this will be my first and last post in this thread. if you want to find me, i'll be at the local brewery with a pint of IPA. i'll buy you a round and we can talk about streamflows, water temperature, recent and upcoming hatches, and maybe even trade some flies too (if you don't mind the fact that mine are fly-shop-bought at $2 a piece...and that's for dry flies and nymphs).
---------- Post added at 12:19 PM ---------- Previous post was at 12:17 PM ----------
I know exactly what you mean.. I started fly fishing when I was only 11 years old. I lived on my grandparents property and we had a small creek that led into a local fishery running through our back yard.
I started with a piece of junk fiberglass rod (not saying they are all junk just saying this one definitely was.) and an old beat up Shakespeare wonder reel automatic and just a handful of flies.
I would fish that creek every day and always had a decent day of fishing.
The point is the fish didn't care that I was fishing with what was probably $20 (or less) in fly gear.. They didn't care how old I was... All they cared about was that my bug looks yummy it's teasing them with its intermittent twitches...
I happen to like these kinda threads and feel that they're important. Especially on a forum like this one where there are so many newbies and lurkers thinking that they might like to begin fly fishing, but are not sure what they really need.
It can be intimidating reading about fishing outfits that might cost more than their car.
People need to understand that to just get started in fly fishing, you don't necessarily need to lay out big $$$$.$$
There are good, affordable rods and reels. You can get decent waders from a catalog store. You don't need to dress to impress (the fish). Nail clippers work as well as "official" nippers and you don't need a vest or chestpack when you have pockets.
I'm with Mr Mykiss.
Although I started with a $25.00 spin/fly rod, and a REALLY cheap reel (Brand withheld to prevent bickering.).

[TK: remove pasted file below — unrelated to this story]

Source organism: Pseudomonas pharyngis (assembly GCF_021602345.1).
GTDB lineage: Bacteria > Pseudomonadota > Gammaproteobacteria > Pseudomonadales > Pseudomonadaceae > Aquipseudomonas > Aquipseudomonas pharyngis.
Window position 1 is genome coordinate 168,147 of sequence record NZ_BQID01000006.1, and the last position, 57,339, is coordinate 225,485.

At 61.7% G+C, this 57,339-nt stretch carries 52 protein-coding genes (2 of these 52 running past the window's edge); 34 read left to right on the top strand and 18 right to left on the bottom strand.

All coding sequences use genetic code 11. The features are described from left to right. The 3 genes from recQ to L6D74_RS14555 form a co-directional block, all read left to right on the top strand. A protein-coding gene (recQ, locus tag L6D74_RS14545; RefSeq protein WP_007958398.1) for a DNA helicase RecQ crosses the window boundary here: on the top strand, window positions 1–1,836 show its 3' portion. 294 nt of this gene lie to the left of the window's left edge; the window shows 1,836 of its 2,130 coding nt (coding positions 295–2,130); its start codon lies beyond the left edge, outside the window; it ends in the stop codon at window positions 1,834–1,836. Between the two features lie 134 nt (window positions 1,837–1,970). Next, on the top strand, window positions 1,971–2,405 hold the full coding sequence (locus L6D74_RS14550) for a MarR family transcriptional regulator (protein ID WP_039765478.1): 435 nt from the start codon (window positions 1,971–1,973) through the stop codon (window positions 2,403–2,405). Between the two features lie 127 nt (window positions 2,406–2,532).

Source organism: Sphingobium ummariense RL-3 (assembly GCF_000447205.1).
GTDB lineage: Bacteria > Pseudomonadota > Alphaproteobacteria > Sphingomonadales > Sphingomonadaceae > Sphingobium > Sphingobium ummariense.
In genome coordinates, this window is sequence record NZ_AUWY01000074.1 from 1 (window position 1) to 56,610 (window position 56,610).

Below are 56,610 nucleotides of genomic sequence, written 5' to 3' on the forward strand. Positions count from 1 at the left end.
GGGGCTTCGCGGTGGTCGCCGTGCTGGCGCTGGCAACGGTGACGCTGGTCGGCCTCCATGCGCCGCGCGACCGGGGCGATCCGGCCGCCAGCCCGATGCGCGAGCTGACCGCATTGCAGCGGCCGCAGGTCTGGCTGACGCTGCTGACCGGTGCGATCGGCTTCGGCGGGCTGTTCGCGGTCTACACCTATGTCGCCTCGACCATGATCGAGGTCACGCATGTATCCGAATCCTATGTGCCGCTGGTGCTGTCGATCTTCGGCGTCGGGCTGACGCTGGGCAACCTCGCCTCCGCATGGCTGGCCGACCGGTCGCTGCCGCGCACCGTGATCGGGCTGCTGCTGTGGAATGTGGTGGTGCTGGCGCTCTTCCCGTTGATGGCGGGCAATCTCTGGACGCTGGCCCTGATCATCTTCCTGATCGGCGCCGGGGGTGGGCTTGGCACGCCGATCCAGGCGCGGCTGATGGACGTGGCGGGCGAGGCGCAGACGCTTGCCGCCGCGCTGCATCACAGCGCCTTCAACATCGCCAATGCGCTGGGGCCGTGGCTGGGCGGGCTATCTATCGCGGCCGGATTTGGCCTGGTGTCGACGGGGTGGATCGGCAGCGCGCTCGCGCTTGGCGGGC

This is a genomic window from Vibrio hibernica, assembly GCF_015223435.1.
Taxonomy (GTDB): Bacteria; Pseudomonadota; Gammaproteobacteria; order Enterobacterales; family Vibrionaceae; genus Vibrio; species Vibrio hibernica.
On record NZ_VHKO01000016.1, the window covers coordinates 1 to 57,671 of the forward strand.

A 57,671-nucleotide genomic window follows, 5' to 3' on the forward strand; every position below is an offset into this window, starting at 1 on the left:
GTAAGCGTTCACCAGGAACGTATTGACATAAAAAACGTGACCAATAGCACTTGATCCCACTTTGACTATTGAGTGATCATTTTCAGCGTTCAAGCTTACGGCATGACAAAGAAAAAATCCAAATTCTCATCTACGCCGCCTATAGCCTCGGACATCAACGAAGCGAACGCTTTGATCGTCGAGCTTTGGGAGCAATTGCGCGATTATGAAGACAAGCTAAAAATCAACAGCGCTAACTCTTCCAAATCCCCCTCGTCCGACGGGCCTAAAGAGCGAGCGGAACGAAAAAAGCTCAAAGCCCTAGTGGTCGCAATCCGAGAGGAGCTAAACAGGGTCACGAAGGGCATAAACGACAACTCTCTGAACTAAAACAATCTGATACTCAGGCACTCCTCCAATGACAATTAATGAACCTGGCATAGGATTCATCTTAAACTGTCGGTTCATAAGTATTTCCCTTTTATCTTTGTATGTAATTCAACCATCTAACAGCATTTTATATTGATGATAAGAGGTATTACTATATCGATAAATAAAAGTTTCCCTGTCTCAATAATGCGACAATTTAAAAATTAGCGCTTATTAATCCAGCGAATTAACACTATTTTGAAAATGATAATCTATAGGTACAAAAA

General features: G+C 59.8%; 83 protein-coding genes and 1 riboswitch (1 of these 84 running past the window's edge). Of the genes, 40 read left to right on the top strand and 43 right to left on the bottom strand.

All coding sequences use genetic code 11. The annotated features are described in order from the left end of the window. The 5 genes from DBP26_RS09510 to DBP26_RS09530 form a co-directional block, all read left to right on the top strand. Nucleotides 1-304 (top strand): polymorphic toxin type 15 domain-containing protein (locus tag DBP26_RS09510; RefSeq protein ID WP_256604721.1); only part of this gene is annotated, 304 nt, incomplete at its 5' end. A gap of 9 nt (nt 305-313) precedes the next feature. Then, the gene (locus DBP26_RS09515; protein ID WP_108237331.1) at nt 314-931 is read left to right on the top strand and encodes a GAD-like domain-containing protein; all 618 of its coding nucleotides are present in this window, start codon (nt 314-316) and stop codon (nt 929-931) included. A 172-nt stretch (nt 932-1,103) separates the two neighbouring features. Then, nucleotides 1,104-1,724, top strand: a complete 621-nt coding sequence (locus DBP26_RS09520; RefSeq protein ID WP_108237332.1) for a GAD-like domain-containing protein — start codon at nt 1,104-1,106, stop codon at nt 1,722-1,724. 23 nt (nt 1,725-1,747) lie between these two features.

I'm not going back to that noodle....or a reel without a real drag.
I've said before, I'll skip a meal or two, even sell some gear or get another job, to fish upper-end gear.. It's not necessary to catch fish, of course. Nor should you throw down serious $$$$ just to fit in.
But an appreciation for a fine tool is OK.
Whether it's a jacket that keeps you dry, or a net that's kinder to fish.
Personally it took 37+ years to get to this point, but good gear is here to stay.
Whenever a client says, that it was easier fishing with my gear, than their own, I just nod my head.
I was simply reflecting on my personal experiences, and I hope that the newbie will understand that there is more selection in equipment than what magazines offer. I only mentioned one person: me.
Yes, I too believe these topics are important.
From my perspective, the flyfishing magazines were conveying the idea that to flyfish, you need the high end gear. Remember, this was before I handled a flyrod or saw a flyline. Gear preference is a personal thing. I saw plenty of Ross and Abel reels, but never a Pflueger Medalist or cast aluminum reel. I never saw a Cabela's Three Forks rod or a flyrod sold from Gander Mountain. People wore expensive clothing and toted high end gear.
I have noticed in the last few years that Bass Pro Shops and Cabela's have advertisements and product evaluations in the very same magazines today. Why weren't they in the magazines back then? Were the magazines only concerned with selling expensive gear that promoted the image of flyfishing?
I just feel that the very same magazines that were in the business of promoting flyfishing were turning people off by suggesting that high end gear= flyfishing. Are flyfishing magazines conveying the impression that flyfishing is considered a "speciality" style of fishing...and trying to attract a select group of people?
Use what gear turns you on & what you can afford. To me, those flyfishing magazines tried to paint a picture showing people that you were not with the "in crowd" unless you dressed and played the part. Yes, these were my initial impressions of flyfishing.